Damn, I Wish I Was Your Linkspam (22 March 2015)

  • Greg Pak Is Making Book Diversity Into A Reality | Black Girl Nerds (March 18): “with The Princess Who Saved Herself, I was initially attracted to the story because Jonathan’s song so beautifully explodes the passive princess myth and creates this amazing, non-stereotypical hero princess. I kind of imagined parents and caregivers reading this book to girls and boys alike, and those kids getting a kick out of it and imagining themselves as the proactive heroes of their own stories.”
  • Beyond Bossy or Brilliant: Gender Bias in Student Evaluations | The Society Pages (March 18): “Men are sexualized when they teach in fields culturally associated with “femininity” and women are sexualized when they teach in fields culturally associated with “masculinity.””
  • The Woman Speaker Slot | Accidentally in Code (March 11): “It is frankly amazing how many organisers think I will be willing to come and be a token women at their event for the sake of “exposure”. It is appalling how many of them think that I will cover my own travel costs to do so. It is particularly jarring when these organisers are large, profitable, tech companies.”
  • Making it easier to report threats to law enforcement | Twitter (March 17): “While we take threats of violence seriously and will suspend responsible accounts when appropriate, we strongly recommend contacting your local law enforcement if you’re concerned about your physical safety. We hope that providing you with a summary of your report will make that process easier for you.”
  • The Most Dangerous Meme in the Pao/Kleiner Trial: ‘Now, No One Will Hire Women’ | re/code (March 16): “No matter which side wins, what would be a positive outcome of this trial? If it were to help crack open a discourse that leads to more diversity, not less.”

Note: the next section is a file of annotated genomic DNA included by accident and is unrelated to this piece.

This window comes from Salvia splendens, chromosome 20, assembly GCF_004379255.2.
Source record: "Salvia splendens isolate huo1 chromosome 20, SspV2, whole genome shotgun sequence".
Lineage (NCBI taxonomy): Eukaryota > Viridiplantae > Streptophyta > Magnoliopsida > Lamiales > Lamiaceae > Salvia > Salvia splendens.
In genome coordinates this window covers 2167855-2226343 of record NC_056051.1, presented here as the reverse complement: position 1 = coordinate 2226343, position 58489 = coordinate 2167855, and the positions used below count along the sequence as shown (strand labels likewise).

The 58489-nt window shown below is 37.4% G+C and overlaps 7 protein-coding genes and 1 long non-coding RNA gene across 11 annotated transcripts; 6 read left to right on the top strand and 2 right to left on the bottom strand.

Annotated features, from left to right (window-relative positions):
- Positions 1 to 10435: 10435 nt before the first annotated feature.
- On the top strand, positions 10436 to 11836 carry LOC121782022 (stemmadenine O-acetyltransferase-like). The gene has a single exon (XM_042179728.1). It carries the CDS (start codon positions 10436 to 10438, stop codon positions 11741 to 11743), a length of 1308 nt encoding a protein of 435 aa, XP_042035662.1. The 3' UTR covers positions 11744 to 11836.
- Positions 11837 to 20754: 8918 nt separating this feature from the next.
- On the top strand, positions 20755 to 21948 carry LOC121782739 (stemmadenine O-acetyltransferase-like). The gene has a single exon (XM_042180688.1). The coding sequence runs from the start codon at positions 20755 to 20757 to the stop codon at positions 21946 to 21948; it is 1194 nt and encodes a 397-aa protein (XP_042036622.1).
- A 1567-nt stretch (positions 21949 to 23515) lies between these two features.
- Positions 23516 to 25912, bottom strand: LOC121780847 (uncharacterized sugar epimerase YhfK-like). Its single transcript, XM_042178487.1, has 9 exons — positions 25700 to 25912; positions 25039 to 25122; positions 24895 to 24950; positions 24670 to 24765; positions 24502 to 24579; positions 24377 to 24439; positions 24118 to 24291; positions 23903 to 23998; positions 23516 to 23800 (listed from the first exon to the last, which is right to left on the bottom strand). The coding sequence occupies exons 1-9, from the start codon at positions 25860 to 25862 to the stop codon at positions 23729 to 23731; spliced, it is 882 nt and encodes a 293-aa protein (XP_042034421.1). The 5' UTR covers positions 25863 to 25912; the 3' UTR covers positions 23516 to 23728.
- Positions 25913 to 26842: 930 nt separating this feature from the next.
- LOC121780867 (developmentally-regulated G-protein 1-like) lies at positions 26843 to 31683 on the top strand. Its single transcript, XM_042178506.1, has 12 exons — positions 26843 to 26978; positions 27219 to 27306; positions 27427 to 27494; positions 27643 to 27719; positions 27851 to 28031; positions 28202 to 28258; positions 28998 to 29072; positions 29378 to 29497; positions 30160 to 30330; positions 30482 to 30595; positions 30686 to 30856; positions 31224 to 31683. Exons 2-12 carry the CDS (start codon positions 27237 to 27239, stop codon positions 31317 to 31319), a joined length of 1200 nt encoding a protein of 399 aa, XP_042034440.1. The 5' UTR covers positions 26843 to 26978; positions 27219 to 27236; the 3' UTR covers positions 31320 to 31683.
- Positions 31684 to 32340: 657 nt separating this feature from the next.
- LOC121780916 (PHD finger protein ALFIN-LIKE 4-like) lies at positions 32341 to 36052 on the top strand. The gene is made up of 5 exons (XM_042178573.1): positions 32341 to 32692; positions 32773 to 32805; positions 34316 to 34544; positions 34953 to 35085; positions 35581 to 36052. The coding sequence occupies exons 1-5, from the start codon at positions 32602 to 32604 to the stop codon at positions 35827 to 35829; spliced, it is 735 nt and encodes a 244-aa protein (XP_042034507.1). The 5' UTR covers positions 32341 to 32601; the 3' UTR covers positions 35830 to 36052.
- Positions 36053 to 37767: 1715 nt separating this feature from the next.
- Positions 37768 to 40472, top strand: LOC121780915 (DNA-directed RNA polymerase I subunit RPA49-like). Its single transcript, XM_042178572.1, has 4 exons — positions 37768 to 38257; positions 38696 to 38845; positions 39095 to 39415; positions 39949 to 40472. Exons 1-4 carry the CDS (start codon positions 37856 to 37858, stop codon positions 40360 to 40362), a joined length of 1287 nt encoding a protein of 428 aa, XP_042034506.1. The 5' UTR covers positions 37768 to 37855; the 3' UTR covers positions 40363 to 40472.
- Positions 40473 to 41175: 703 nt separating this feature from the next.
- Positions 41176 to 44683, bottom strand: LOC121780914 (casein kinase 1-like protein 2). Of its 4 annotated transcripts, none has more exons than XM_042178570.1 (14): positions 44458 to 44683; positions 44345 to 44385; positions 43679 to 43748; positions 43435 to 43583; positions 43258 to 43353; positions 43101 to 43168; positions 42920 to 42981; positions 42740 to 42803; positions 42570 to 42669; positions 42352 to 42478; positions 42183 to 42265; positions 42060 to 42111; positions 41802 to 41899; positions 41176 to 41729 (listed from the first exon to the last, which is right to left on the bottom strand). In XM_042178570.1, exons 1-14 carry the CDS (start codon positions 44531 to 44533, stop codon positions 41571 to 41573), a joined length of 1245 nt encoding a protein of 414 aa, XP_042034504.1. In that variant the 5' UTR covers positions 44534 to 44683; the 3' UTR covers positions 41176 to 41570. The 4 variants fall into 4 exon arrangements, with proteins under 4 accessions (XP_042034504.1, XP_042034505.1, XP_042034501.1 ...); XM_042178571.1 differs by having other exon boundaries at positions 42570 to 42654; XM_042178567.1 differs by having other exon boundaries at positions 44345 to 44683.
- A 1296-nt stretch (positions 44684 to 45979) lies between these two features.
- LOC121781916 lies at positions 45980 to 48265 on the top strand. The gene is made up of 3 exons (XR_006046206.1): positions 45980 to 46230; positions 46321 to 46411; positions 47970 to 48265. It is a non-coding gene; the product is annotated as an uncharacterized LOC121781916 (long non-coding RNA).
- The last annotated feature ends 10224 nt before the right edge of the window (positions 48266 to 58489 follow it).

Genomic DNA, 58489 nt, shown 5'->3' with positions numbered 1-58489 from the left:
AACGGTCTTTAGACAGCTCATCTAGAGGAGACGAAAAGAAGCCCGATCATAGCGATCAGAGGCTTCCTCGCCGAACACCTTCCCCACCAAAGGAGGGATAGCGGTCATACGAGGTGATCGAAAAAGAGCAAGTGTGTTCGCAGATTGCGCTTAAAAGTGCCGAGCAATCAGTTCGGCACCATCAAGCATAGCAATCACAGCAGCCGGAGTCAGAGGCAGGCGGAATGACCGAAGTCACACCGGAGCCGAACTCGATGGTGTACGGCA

• Criticism and Ineffective Feedback | Kate Heddleston “Critical feedback is an aspect of engineering cultures (and work-​cultures, in general) that is damaging to both employee performance and diversity efforts. Critical feedback is bad for a myriad of reasons. First, people have strong, negative reactions to criticism regardless of their gender, race, or age. Additionally, people’s performance worsens when they are given critical feedback. They also end up resenting the person criticising them, even if the criticism is technically corre…, “Critical feedback is an aspect of engineering cultures (and work-​cultures, in general) that is damaging to both employee performance and diversity efforts. Critical feedback is bad for a myriad of reasons. First, people have strong, negative reactions to criticism regardless of their gender, race, or age. Additionally, people’s performance worsens when they are given critical feedback. They also end up resenting the person criticising them, even if the criticism is technically correct or kindly meant. Finally, criticism is disproportionately given to women and minorities during performance reviews, resulting in an uneven distribution of critical feedback in the workplace that harms diversity. “